To this day, nearly 30% of people living in New York City identify as Hispanic or Latino. That makes for almost 2.5 million people. Of that, nearly 700,000 are Puerto Rican, and many others have moved to states and counties outside of the city. As such, Nuyorican culture and the Yankees are synonymous. Players such as Bernie Williams and Jorge Posada helped that in recent generations, but the connection traces back to the mid-1900s. In fact, Clemente himself was included in the migration from the island to New York.

Just a few weeks ago, I was at a small antique store in Queens looking for a lamp. I was unsuccessful, but on my way out, I caught a book out of the corner of my eye called Baseball’s Best: The Hall of Fame Gallery, originally published in 1977 and updated in 1980, featuring two-to-three-page blurbs about each member of the Baseball Hall of Fame. I grabbed the book and immediately turned to Clemente’s spread and was reminded of a story that isn’t as well known I’d expect for somebody like him. In 1954, he signed his first big league contract with the then-Brooklyn Dodgers. Throughout his first season, he played sporadically, as there was a rule stipulating any player signed for a bonus above $6,000 had to be on the big league roster for two years or else would be Rule 5 eligible. The Dodgers mistakenly sent Clemente to Triple-A and then tried to hide him, but the Pirates noticed and snagged him later that winter. In a parallel universe, Clemente himself is a New Yorker.

But even though his personal relationship with the city was cut short, Clemente is still a large and visible part of New York. If you venture to east Brooklyn or the East Village in Manhattan, you’ll find two public schools (P.S. 15 and P.S. 13) also known as The Roberto Clemente School. Along the Harlem River in the Bronx, there is Roberto Clemente State Park. There are ball parks dedicated to Clemente as well in both Brooklyn and the Bronx. The Roberto Clemente Family Guidance Center in lower Manhattan is dedicated to treating mental health. And last but not least, just last month, The Paley Center for Media paid tribute to Clemente on the 50th anniversary of his Hall of Fame induction.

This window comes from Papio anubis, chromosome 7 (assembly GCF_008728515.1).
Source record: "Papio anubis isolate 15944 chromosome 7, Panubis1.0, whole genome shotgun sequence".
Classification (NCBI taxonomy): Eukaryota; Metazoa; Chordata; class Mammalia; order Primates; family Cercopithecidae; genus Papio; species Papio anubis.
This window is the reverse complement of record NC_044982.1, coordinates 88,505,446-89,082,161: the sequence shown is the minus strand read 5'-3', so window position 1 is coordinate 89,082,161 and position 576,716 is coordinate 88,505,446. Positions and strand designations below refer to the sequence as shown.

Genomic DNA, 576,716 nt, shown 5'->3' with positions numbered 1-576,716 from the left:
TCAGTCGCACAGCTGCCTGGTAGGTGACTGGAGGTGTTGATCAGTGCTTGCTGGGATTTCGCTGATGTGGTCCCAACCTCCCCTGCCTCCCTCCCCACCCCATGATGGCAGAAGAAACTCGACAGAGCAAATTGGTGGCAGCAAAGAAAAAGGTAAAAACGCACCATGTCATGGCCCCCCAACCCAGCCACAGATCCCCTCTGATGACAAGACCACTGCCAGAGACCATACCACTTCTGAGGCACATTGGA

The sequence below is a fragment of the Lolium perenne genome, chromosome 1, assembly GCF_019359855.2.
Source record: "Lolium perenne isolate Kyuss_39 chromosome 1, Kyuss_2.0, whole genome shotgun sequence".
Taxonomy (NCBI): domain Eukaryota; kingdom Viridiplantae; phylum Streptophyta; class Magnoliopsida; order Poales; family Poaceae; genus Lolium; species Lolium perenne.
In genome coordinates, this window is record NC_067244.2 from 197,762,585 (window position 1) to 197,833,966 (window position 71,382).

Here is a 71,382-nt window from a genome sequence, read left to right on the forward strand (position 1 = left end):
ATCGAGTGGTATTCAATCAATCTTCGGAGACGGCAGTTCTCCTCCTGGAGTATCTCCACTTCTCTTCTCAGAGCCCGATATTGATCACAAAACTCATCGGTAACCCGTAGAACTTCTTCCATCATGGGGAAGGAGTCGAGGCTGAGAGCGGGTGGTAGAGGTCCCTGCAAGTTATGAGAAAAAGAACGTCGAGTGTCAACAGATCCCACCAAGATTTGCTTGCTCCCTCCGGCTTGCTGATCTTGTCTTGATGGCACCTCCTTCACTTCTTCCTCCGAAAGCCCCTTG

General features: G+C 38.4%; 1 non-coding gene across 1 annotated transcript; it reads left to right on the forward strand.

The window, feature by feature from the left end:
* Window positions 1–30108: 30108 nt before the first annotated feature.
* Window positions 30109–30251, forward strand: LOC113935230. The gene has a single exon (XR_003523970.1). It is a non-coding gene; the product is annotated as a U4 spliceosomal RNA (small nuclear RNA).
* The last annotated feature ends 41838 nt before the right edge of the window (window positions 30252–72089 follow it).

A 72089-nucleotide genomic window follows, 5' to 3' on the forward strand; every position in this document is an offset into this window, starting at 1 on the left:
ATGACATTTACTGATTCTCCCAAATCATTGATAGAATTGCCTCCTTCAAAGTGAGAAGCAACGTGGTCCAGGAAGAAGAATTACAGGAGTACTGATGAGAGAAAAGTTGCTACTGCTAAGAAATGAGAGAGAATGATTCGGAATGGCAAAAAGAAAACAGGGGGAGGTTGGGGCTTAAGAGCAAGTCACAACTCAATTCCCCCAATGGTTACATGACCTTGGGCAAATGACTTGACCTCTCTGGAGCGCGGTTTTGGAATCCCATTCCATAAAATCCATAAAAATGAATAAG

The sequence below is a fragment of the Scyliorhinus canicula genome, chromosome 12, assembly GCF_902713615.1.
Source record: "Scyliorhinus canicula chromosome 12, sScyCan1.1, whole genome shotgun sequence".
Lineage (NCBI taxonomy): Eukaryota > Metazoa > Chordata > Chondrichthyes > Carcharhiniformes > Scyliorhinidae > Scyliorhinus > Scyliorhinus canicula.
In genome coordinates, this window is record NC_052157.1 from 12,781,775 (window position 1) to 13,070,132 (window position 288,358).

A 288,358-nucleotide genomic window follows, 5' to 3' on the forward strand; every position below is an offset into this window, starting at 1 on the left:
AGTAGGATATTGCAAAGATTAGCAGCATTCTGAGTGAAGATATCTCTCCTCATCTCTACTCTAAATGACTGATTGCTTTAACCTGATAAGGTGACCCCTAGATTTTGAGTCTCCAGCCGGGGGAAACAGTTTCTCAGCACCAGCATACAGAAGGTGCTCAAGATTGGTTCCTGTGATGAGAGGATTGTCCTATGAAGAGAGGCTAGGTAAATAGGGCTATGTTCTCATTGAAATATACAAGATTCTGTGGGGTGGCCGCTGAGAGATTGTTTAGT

Despite never playing for a New York team, Clemente has roots all over this city because of what he represents to Puerto Rican culture. For Judge to put his name beside Clemente for his achievements as a community patron is special to not only him, but also all Nuyoricans. It’s one thing to be a great player; any baseball fan can appreciate that. It’s another to embody the character of Clemente as somebody who is front and center in the lives of many Puerto Rican people and kids in New York. Judge has shown in the past that he is aware of Clemente’s importance, making subtle tributes to the legend when the Yankees took on the Pirates in Pittsburgh on Roberto Clemente Day, but giving back to the people of the community is different. It shows an appreciation and respect for him and his people that is endlessly meaningful.

Esteban is a contributing writer at FanGraphs. You can also find his work at Pinstripe Alley if you so dare to read about the Yankees. Find him on Twitter @esteerivera42 for endless talk about swing mechanics.

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6 months ago

Loved the insight and the Dodgers nugget, thanks Esteban